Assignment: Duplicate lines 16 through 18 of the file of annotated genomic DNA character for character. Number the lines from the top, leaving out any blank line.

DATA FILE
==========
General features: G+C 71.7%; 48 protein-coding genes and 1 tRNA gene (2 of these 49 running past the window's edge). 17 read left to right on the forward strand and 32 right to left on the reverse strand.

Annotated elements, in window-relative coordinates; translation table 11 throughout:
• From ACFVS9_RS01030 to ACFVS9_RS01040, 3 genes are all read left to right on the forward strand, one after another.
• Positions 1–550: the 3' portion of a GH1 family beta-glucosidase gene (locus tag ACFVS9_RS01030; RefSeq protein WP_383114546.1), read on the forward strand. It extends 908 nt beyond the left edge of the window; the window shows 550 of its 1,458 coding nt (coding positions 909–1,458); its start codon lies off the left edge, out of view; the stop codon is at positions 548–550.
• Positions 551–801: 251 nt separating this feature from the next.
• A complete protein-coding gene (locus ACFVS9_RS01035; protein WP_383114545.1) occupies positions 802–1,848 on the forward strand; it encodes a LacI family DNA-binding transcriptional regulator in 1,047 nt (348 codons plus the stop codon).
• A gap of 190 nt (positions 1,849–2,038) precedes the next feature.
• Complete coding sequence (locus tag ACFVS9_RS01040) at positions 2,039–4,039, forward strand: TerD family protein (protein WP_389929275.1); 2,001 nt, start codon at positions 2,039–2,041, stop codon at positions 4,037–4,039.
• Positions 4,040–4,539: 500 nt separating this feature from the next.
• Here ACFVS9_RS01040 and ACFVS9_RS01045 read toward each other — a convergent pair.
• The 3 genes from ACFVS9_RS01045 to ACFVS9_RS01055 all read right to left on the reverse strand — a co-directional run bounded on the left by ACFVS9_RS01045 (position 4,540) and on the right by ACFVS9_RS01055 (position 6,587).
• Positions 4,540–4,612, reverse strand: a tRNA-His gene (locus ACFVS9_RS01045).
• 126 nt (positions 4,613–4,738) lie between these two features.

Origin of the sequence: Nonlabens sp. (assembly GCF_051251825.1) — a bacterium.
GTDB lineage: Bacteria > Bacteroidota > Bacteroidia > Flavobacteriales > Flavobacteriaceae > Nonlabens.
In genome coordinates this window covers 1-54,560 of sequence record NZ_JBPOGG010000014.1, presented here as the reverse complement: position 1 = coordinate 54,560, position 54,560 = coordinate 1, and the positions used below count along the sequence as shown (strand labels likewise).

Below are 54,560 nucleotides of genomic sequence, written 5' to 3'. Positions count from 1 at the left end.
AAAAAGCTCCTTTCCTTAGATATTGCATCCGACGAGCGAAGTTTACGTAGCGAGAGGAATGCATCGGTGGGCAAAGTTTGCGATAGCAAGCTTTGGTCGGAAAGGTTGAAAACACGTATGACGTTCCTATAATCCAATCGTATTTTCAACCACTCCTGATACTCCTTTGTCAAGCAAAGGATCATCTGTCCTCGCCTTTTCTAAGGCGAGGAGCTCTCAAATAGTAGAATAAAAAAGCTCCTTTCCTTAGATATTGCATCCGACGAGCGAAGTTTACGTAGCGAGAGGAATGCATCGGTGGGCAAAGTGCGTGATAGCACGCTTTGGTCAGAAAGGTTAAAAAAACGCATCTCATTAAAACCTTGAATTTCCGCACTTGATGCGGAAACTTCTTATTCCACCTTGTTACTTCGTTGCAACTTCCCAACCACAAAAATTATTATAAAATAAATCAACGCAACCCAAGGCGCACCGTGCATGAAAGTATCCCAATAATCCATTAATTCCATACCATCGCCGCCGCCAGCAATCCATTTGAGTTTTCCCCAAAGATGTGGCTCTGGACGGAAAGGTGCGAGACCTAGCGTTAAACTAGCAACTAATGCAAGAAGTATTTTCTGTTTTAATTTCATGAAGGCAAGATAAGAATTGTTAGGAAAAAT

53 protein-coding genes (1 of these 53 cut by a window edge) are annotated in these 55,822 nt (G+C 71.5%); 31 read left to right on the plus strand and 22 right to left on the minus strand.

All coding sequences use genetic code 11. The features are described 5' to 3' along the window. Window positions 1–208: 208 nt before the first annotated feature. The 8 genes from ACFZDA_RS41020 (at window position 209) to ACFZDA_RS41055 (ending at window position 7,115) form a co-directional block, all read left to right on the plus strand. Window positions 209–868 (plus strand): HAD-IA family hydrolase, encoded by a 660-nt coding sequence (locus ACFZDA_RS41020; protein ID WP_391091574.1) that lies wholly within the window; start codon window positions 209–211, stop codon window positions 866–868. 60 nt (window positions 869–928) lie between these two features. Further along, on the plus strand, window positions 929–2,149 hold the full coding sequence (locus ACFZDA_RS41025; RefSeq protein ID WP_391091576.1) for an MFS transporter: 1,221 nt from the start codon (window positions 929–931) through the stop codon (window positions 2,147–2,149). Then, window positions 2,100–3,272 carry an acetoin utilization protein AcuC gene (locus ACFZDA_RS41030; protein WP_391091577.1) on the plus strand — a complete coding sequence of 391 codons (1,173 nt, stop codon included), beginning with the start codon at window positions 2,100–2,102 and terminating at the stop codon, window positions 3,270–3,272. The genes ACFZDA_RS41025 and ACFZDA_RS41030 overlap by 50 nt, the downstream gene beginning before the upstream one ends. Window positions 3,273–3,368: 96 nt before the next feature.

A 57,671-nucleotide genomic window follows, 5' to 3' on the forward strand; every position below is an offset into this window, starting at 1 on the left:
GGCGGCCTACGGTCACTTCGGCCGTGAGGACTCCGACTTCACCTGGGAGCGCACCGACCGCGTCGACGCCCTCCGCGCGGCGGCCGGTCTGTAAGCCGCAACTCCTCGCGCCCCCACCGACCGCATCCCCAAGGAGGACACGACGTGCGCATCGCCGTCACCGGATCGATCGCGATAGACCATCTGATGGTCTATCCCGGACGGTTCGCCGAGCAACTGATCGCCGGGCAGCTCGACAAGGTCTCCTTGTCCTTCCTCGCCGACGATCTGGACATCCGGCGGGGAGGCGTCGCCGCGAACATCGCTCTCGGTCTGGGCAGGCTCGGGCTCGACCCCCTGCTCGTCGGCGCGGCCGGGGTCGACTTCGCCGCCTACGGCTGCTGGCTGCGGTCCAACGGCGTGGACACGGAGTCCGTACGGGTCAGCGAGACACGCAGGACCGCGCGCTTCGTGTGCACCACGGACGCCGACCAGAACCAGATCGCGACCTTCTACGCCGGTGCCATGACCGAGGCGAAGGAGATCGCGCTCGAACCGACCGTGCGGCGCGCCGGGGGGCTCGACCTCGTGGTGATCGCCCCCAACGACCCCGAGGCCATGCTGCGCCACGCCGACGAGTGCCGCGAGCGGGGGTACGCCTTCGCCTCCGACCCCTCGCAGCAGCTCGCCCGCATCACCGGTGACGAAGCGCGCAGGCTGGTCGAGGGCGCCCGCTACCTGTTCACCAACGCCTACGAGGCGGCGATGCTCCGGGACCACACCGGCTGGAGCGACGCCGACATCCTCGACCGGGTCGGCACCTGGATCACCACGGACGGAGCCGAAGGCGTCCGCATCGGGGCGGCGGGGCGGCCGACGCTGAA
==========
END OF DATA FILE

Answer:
In genome coordinates this window covers 1-54,560 of sequence record NZ_JBPOGG010000014.1, presented here as the reverse complement: position 1 = coordinate 54,560, position 54,560 = coordinate 1, and the positions used below count along the sequence as shown (strand labels likewise).

Below are 54,560 nucleotides of genomic sequence, written 5' to 3'. Positions count from 1 at the left end.
AAAAAGCTCCTTTCCTTAGATATTGCATCCGACGAGCGAAGTTTACGTAGCGAGAGGAATGCATCGGTGGGCAAAGTTTGCGATAGCAAGCTTTGGTCGGAAAGGTTGAAAACACGTATGACGTTCCTATAATCCAATCGTATTTTCAACCACTCCTGATACTCCTTTGTCAAGCAAAGGATCATCTGTCCTCGCCTTTTCTAAGGCGAGGAGCTCTCAAATAGTAGAATAAAAAAGCTCCTTTCCTTAGATATTGCATCCGACGAGCGAAGTTTACGTAGCGAGAGGAATGCATCGGTGGGCAAAGTGCGTGATAGCACGCTTTGGTCAGAAAGGTTAAAAAAACGCATCTCATTAAAACCTTGAATTTCCGCACTTGATGCGGAAACTTCTTATTCCACCTTGTTACTTCGTTGCAACTTCCCAACCACAAAAATTATTATAAAATAAATCAACGCAACCCAAGGCGCACCGTGCATGAAAGTATCCCAATAATCCATTAATTCCATACCATCGCCGCCGCCAGCAATCCATTTGAGTTTTCCCCAAAGATGTGGCTCTGGACGGAAAGGTGCGAGACCTAGCGTTAAACTAGCAACTAATGCAAGAAGTATTTTCTGTTTTAATTTCATGAAGGCAAGATAAGAATTGTTAGGAAAAAT